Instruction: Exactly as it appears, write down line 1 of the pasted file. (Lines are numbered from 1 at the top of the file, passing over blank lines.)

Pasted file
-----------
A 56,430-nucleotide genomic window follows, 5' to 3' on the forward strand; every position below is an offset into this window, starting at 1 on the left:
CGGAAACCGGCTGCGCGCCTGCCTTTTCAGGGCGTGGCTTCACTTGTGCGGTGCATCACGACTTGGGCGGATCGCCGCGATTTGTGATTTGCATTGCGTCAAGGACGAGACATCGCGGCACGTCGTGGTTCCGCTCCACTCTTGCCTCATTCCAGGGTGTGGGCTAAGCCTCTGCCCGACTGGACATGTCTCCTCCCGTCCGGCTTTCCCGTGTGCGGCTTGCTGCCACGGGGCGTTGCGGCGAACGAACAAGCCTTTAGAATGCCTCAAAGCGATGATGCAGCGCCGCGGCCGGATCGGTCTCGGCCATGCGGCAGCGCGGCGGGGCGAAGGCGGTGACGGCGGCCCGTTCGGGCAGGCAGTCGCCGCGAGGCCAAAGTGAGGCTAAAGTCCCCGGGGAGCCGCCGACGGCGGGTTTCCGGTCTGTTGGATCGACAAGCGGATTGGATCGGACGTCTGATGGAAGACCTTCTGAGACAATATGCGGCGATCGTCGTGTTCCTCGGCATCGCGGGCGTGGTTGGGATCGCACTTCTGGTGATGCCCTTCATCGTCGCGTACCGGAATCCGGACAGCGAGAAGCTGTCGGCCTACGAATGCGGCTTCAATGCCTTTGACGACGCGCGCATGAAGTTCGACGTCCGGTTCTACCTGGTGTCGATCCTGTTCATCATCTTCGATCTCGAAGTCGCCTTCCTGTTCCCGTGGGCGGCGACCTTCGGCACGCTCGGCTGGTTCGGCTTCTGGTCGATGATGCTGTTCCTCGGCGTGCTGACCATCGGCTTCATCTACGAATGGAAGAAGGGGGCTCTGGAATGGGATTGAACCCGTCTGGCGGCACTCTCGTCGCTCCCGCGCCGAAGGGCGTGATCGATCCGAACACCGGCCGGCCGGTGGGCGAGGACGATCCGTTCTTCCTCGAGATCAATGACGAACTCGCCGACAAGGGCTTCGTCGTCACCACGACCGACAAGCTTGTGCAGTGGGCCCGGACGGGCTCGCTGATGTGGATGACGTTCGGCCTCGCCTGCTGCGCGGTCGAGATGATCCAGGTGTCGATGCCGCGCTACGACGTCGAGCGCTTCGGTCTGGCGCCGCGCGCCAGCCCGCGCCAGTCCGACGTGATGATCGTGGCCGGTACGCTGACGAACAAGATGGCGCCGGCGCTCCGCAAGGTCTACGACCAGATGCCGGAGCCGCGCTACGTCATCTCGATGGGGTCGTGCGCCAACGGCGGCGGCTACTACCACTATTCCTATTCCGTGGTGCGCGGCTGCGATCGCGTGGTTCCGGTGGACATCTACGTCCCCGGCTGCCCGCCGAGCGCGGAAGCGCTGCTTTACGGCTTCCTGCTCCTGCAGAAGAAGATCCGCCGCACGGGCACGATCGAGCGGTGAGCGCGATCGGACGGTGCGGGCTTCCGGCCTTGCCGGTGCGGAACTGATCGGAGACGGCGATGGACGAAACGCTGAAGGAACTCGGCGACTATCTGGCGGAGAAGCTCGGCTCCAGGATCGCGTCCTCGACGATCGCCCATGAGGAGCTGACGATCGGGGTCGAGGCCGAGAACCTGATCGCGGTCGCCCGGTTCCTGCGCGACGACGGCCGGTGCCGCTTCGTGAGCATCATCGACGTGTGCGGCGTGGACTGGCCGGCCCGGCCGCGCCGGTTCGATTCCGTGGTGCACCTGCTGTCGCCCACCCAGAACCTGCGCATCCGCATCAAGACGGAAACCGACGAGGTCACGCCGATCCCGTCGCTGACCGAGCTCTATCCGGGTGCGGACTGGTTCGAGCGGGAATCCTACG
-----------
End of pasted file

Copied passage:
A 56,430-nucleotide genomic window follows, 5' to 3' on the forward strand; every position below is an offset into this window, starting at 1 on the left: